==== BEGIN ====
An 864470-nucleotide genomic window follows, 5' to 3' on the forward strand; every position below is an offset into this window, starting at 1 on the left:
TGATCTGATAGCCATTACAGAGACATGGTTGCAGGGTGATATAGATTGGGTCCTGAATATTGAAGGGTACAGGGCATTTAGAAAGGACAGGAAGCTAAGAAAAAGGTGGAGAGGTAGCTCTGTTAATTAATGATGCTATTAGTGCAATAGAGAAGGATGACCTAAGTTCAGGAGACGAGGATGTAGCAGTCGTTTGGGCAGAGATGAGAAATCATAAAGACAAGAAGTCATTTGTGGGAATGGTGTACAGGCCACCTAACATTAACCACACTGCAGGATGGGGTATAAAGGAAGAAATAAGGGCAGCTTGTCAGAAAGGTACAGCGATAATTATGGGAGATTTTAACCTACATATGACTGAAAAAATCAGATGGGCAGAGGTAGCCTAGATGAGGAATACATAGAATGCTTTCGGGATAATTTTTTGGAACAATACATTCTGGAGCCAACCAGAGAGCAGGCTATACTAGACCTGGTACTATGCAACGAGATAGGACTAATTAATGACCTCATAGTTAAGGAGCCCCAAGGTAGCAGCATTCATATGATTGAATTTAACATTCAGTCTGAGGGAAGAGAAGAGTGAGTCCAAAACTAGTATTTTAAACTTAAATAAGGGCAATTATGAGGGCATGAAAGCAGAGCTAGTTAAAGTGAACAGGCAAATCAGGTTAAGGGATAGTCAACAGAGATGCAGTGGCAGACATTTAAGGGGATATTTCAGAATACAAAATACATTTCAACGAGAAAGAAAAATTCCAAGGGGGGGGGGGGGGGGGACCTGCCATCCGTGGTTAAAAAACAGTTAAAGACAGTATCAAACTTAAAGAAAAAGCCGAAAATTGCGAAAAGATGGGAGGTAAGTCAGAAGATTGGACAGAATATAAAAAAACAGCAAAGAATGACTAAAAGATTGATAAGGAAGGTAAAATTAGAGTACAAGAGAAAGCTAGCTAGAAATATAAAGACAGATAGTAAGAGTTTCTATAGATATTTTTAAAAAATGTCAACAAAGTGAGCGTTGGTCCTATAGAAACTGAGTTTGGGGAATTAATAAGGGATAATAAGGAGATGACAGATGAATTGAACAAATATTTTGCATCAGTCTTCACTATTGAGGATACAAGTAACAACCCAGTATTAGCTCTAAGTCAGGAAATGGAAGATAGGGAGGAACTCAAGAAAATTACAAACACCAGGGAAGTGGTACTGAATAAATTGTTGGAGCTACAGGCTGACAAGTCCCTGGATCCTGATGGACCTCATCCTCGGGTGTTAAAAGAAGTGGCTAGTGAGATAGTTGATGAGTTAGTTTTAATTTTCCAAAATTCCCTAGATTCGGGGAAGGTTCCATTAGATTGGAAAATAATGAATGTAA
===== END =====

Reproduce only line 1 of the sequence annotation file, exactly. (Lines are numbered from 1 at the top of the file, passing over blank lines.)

An 864470-nucleotide genomic window follows, 5' to 3' on the forward strand; every position below is an offset into this window, starting at 1 on the left: